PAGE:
Public Theology and the Anthropocene: Exploring Human-Animal Relations

Eva van Urk-Coster*

*Corresponding author for this work

Research output: Contribution to JournalArticleAcademicpeer-review


Given that the current ecological crises are largely human-caused, it is an issue of public concern to promote views which appreciate non-human animals (and creation at large) as inherently and independently valuable, and which stimulate efforts to reverse trends towards mass extinction. This article examines how theologians may critically explore the Bible’s relevance in the Anthropocene. It will show that theology can both critically incorporate new attitudes towards non-human animals, as well as dig into its own reservoirs, like biblical stories for the sake of an appropriate response. Such ‘digging’ needs to consist of a willingness both to discover and actualize a biblical ecological wisdom and to unmask possible anthropocentric tendencies. It is assumed that theology will continue to prove itself to be an indispensable conversation partner in public spheres.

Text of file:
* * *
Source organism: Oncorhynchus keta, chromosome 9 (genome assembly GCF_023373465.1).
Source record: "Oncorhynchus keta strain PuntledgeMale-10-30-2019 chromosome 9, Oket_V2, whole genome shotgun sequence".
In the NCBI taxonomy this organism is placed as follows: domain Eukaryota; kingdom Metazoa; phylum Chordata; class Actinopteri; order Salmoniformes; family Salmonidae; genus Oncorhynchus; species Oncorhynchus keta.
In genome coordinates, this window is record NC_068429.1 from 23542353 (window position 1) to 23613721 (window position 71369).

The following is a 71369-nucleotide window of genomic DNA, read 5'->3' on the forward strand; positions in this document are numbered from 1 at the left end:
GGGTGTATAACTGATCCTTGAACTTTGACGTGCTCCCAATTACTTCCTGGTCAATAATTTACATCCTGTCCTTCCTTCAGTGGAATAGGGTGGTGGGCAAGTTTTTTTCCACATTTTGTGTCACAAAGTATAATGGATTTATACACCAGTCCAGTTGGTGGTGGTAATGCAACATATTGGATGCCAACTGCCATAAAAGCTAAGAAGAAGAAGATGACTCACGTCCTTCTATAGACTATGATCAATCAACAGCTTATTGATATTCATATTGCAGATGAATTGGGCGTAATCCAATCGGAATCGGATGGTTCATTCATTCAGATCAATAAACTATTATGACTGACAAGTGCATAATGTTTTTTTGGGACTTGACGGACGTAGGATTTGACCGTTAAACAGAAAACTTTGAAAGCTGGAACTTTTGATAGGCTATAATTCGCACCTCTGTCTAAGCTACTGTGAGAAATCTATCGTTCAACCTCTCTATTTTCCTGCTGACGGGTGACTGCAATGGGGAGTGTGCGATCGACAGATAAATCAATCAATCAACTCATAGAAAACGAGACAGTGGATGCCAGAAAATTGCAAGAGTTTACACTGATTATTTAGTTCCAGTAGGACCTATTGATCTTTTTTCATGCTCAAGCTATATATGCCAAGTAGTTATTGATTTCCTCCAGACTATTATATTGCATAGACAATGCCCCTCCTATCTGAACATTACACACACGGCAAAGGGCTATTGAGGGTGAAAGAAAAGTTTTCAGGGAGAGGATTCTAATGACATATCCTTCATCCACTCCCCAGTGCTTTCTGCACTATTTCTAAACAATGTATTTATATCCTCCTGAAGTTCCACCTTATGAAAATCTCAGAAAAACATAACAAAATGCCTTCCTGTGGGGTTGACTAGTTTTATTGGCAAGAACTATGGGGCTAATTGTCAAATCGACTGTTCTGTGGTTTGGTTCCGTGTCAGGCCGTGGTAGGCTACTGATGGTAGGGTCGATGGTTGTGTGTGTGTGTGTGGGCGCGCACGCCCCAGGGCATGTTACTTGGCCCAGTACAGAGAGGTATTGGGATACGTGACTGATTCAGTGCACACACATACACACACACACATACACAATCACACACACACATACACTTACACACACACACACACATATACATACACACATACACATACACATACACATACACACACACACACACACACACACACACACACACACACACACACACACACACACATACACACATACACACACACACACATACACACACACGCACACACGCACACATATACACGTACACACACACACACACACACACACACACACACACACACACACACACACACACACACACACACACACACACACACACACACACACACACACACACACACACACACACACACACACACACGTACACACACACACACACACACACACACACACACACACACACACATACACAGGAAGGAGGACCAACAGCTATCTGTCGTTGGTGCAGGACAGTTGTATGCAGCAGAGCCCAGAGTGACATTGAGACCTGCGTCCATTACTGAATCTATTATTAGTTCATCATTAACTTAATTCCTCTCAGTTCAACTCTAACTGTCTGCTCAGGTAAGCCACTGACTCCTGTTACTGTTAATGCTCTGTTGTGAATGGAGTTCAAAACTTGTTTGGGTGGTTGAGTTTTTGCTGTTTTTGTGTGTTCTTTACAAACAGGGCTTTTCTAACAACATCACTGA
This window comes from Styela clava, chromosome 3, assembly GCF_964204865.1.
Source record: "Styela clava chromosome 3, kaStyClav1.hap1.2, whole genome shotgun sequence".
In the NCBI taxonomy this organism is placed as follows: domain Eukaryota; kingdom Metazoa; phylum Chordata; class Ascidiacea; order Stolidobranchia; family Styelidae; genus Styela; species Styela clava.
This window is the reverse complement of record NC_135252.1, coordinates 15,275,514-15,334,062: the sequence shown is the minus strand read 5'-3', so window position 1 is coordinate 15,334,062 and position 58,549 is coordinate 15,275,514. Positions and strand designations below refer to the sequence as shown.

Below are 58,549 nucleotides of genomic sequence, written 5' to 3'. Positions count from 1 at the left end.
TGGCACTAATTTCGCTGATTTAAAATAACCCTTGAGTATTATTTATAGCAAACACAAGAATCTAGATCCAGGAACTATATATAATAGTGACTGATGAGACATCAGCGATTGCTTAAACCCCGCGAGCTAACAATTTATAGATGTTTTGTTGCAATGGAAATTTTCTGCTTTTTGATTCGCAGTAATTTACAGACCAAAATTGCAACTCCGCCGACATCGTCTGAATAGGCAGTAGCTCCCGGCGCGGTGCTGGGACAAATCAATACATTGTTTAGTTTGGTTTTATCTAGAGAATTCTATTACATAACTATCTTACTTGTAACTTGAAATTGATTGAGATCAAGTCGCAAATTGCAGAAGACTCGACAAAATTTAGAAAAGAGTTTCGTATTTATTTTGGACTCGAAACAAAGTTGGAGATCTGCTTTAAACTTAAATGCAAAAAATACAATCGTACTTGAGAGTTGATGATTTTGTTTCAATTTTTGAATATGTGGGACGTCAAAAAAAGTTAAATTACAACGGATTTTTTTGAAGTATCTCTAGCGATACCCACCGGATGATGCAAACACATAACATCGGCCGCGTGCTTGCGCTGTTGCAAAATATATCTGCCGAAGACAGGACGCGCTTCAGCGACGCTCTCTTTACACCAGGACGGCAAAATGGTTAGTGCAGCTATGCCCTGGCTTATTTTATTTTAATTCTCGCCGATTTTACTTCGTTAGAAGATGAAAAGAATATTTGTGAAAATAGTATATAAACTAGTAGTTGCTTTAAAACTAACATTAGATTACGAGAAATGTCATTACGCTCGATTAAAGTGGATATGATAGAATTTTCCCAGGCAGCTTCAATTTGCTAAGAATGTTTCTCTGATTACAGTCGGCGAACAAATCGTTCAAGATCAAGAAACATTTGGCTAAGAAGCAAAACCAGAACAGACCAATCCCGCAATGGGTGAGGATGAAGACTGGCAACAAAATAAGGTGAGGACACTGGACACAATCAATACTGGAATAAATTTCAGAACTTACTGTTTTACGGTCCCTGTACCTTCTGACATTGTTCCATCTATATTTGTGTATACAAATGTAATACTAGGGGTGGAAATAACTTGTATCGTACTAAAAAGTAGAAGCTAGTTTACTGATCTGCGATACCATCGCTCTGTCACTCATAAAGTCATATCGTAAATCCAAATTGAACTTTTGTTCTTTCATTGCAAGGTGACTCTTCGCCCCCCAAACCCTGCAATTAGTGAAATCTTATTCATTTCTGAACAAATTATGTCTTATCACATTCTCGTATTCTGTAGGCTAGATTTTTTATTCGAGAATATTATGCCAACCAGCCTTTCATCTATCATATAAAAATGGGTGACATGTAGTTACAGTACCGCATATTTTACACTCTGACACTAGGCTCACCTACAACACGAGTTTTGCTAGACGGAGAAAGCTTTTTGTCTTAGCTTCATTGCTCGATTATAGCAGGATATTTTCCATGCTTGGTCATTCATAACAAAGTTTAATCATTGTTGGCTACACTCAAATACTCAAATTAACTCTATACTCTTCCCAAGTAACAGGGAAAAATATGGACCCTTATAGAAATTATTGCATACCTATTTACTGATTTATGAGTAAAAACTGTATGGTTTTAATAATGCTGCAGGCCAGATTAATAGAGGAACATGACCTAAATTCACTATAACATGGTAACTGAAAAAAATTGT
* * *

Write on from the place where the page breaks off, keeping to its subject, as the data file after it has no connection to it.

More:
Original languageEnglish
Pages (from-to)206-223
Number of pages18
JournalInternational Journal of Public Theology
Issue number2
Early online date7 Jul 2020
Publication statusPublished - Jul 2020


  • Anthropocene
  • Anthropocentrism
  • Bible
  • Non-human animals
  • Public theology


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